No Spring Training Required: Baseball Bat Maker in 45th Year - WDRB 41 Louisville News

No Spring Training Required: Baseball Bat Maker of Legends in 45th Year

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LOUISVILLE, Ky. (WDRB) -- You might call Danny Luckett the "bat-maker for the stars."

He's spent four decades making bats for major leaguers at Hillerich & Bradsby, including a number of Hall of Famers.

Luckett has now reported for his 45th spring training.

"It's awful busy," he said.

No player's bats have hit more home runs than his.

"It's been a really enjoyable career as far as what I've done and what I've seen my work do," he said.

And he was the last to make Louisville Sluggers for professionals by hand.

"The quota was one bat every 15 minutes," Luckett recalled. "The machine I run today will turn 12 bats in less time than that."

Today it's all mechanized, but Danny Luckett has carved his place in baseball history.

"That was the most special part to me," said Josh Hamilton, a 2010 American League MVP. "I talked to him a little bit, and I can't imagine the bats that are in the Hall of Fame that he has made, and some of them he has made by hand."

Like the bat that was used by Joe Carter to hit the winning home run for the Toronto Blue Jays in the 1993 World Series.

"I made that bat here," Luckett said.

Even baseball icons like Hank Aaron tip their hats to Luckett.

"We were standing right up there when he said, 'I met Danny -- the guy who made my bats. I should have taken him into the Hall of Fame with me!'" recalled Luckett.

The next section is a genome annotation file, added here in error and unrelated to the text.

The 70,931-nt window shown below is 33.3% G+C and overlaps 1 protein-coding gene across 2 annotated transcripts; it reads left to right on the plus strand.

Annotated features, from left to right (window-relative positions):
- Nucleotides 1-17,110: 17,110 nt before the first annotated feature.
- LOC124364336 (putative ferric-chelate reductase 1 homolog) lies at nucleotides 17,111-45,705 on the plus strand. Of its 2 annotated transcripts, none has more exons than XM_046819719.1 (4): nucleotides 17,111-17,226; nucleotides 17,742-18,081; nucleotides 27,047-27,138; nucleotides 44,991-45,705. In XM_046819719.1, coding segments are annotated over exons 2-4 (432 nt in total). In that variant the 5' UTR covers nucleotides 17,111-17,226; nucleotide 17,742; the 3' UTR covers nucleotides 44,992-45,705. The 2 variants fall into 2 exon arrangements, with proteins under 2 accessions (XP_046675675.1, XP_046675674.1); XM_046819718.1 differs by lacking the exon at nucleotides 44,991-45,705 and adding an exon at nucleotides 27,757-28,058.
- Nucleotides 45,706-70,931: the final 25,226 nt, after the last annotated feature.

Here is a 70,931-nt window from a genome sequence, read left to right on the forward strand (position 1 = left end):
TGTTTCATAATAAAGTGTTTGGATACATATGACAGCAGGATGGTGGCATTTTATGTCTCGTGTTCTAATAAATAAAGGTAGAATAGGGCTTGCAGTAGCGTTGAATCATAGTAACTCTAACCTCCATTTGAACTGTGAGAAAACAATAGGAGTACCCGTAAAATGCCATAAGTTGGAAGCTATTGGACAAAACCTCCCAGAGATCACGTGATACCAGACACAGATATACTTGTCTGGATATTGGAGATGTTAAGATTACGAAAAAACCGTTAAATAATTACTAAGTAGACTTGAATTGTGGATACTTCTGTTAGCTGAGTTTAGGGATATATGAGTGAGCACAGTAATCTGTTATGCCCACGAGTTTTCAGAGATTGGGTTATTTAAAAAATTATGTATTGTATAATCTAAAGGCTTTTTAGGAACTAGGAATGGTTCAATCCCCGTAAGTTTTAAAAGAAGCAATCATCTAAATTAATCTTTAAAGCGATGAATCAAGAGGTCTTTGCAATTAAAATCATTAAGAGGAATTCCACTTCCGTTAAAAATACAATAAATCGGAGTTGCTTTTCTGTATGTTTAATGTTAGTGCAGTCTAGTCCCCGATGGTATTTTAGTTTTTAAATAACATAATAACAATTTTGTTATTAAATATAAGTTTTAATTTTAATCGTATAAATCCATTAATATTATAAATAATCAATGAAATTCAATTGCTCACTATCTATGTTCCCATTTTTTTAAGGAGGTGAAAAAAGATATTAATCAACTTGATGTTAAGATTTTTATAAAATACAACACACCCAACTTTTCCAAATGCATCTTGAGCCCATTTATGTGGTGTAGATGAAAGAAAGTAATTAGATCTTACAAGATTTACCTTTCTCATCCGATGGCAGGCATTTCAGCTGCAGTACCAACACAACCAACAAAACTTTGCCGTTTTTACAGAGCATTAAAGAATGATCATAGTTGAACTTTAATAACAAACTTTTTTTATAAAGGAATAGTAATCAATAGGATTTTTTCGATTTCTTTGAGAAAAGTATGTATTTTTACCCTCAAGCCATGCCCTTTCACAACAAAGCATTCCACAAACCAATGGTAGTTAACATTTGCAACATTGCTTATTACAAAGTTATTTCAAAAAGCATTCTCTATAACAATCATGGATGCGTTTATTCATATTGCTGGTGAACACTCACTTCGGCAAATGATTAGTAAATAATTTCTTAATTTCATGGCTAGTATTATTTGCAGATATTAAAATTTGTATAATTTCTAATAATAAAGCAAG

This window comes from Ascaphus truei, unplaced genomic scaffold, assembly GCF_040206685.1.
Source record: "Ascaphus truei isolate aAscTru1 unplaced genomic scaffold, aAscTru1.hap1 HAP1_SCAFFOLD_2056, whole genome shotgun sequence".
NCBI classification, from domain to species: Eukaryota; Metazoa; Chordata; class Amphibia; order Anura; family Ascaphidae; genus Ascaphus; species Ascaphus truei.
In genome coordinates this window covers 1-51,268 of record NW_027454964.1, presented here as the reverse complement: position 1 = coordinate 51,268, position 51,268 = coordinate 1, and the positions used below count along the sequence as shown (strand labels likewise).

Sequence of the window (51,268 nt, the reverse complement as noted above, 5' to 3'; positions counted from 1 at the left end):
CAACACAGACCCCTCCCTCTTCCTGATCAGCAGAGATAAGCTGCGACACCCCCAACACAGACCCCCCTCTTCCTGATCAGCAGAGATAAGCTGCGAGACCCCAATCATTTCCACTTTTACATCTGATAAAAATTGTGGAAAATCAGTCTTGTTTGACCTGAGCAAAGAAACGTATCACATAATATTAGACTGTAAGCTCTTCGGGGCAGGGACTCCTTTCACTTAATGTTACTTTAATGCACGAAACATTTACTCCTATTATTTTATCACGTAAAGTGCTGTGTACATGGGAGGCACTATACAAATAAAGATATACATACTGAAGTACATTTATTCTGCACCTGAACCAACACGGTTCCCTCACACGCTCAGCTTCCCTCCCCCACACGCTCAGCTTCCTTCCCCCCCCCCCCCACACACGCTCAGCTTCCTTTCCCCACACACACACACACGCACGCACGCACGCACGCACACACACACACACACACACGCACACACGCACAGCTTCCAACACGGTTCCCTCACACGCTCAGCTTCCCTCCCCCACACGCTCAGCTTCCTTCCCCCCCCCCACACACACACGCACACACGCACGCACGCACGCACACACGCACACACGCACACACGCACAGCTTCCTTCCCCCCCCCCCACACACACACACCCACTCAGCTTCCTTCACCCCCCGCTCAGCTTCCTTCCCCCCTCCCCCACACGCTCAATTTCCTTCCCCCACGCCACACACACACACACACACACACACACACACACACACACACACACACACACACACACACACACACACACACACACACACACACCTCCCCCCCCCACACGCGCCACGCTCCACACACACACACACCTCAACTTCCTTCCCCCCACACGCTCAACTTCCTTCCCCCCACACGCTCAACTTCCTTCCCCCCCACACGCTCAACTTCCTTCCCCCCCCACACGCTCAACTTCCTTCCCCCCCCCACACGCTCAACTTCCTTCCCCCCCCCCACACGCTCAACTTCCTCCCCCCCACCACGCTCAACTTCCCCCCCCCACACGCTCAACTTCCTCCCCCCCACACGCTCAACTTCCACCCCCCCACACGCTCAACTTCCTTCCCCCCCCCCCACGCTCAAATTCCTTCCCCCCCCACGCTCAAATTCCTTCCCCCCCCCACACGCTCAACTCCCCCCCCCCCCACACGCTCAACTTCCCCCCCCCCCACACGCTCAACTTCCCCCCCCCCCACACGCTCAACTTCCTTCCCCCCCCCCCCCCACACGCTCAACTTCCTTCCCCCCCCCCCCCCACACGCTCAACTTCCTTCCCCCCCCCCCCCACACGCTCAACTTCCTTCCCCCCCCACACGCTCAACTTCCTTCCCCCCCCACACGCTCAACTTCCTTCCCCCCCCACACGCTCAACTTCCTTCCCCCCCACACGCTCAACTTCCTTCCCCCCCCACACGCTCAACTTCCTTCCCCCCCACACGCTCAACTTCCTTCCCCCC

"He made every one of my bats by hand, and I told him, I said, 'Danny, you did a hell a of a job,'" Aaron said. "Seven-hundred and fifty-five -- thank you so very much!"

Hall of Famers Ozzie Smith and Cal Ripkin, Jr. also swung bats with the Luckett touch. The last bat he made by hand went to Craig Biggio -- a member of the 3,000 hit club.

And Luckett wouldn't have made a single one of them, if not for sheer fate.

"When I got out of the Air Force and was looking for a job, I went to the unemployment office and talked to the veterans representative, and he said something about making baseball bats," Luckett said. "I said, 'I really don't care. I need a job.' So he sent me here -- and that was 44 years ago."

And if Danny Luckett ever wants to be reminded of the history he made in baseball, all he has to do is come out and take a couple of cuts in the batting cage outside the factory with Hank Aaron's bat, and he gets a quick reminder.

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